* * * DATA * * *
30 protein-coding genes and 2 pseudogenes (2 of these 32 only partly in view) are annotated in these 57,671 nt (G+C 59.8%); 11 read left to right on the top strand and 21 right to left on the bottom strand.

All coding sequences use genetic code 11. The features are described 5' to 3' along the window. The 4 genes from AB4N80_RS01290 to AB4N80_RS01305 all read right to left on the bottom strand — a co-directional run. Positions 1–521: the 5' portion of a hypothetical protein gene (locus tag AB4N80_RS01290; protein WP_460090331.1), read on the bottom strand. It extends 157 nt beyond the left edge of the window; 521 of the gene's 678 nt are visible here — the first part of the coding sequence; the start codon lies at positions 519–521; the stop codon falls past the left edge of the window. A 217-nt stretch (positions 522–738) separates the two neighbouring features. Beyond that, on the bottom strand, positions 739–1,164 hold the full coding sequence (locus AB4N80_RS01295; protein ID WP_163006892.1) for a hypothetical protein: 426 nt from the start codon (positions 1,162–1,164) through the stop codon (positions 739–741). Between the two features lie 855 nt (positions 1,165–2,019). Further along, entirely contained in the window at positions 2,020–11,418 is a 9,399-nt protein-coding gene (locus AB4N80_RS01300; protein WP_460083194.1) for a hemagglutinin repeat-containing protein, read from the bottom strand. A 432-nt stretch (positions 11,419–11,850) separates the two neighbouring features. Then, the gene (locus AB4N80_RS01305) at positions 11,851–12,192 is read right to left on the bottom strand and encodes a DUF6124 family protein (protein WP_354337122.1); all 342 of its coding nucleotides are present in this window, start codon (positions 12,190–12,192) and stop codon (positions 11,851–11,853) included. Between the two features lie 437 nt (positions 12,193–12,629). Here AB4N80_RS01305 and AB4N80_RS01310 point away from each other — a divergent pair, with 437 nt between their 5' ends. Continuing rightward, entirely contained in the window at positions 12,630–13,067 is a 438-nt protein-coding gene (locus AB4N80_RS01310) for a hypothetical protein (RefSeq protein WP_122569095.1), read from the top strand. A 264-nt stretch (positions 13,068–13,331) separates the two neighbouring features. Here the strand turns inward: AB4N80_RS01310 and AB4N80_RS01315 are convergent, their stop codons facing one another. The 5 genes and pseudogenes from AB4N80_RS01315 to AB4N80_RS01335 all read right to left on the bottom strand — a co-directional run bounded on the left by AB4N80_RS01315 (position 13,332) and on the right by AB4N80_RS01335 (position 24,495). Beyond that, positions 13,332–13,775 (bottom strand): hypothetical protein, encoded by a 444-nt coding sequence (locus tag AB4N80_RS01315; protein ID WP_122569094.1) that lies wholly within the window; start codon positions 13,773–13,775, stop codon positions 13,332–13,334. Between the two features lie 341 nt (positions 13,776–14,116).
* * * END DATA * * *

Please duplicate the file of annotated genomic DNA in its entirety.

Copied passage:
30 protein-coding genes and 2 pseudogenes (2 of these 32 only partly in view) are annotated in these 57,671 nt (G+C 59.8%); 11 read left to right on the top strand and 21 right to left on the bottom strand.

All coding sequences use genetic code 11. The features are described 5' to 3' along the window. The 4 genes from AB4N80_RS01290 to AB4N80_RS01305 all read right to left on the bottom strand — a co-directional run. Positions 1–521: the 5' portion of a hypothetical protein gene (locus tag AB4N80_RS01290; protein WP_460090331.1), read on the bottom strand. It extends 157 nt beyond the left edge of the window; 521 of the gene's 678 nt are visible here — the first part of the coding sequence; the start codon lies at positions 519–521; the stop codon falls past the left edge of the window. A 217-nt stretch (positions 522–738) separates the two neighbouring features. Beyond that, on the bottom strand, positions 739–1,164 hold the full coding sequence (locus AB4N80_RS01295; protein ID WP_163006892.1) for a hypothetical protein: 426 nt from the start codon (positions 1,162–1,164) through the stop codon (positions 739–741). Between the two features lie 855 nt (positions 1,165–2,019). Further along, entirely contained in the window at positions 2,020–11,418 is a 9,399-nt protein-coding gene (locus AB4N80_RS01300; protein WP_460083194.1) for a hemagglutinin repeat-containing protein, read from the bottom strand. A 432-nt stretch (positions 11,419–11,850) separates the two neighbouring features. Then, the gene (locus AB4N80_RS01305) at positions 11,851–12,192 is read right to left on the bottom strand and encodes a DUF6124 family protein (protein WP_354337122.1); all 342 of its coding nucleotides are present in this window, start codon (positions 12,190–12,192) and stop codon (positions 11,851–11,853) included. Between the two features lie 437 nt (positions 12,193–12,629). Here AB4N80_RS01305 and AB4N80_RS01310 point away from each other — a divergent pair, with 437 nt between their 5' ends. Continuing rightward, entirely contained in the window at positions 12,630–13,067 is a 438-nt protein-coding gene (locus AB4N80_RS01310) for a hypothetical protein (RefSeq protein WP_122569095.1), read from the top strand. A 264-nt stretch (positions 13,068–13,331) separates the two neighbouring features. Here the strand turns inward: AB4N80_RS01310 and AB4N80_RS01315 are convergent, their stop codons facing one another. The 5 genes and pseudogenes from AB4N80_RS01315 to AB4N80_RS01335 all read right to left on the bottom strand — a co-directional run bounded on the left by AB4N80_RS01315 (position 13,332) and on the right by AB4N80_RS01335 (position 24,495). Beyond that, positions 13,332–13,775 (bottom strand): hypothetical protein, encoded by a 444-nt coding sequence (locus tag AB4N80_RS01315; protein ID WP_122569094.1) that lies wholly within the window; start codon positions 13,773–13,775, stop codon positions 13,332–13,334. Between the two features lie 341 nt (positions 13,776–14,116).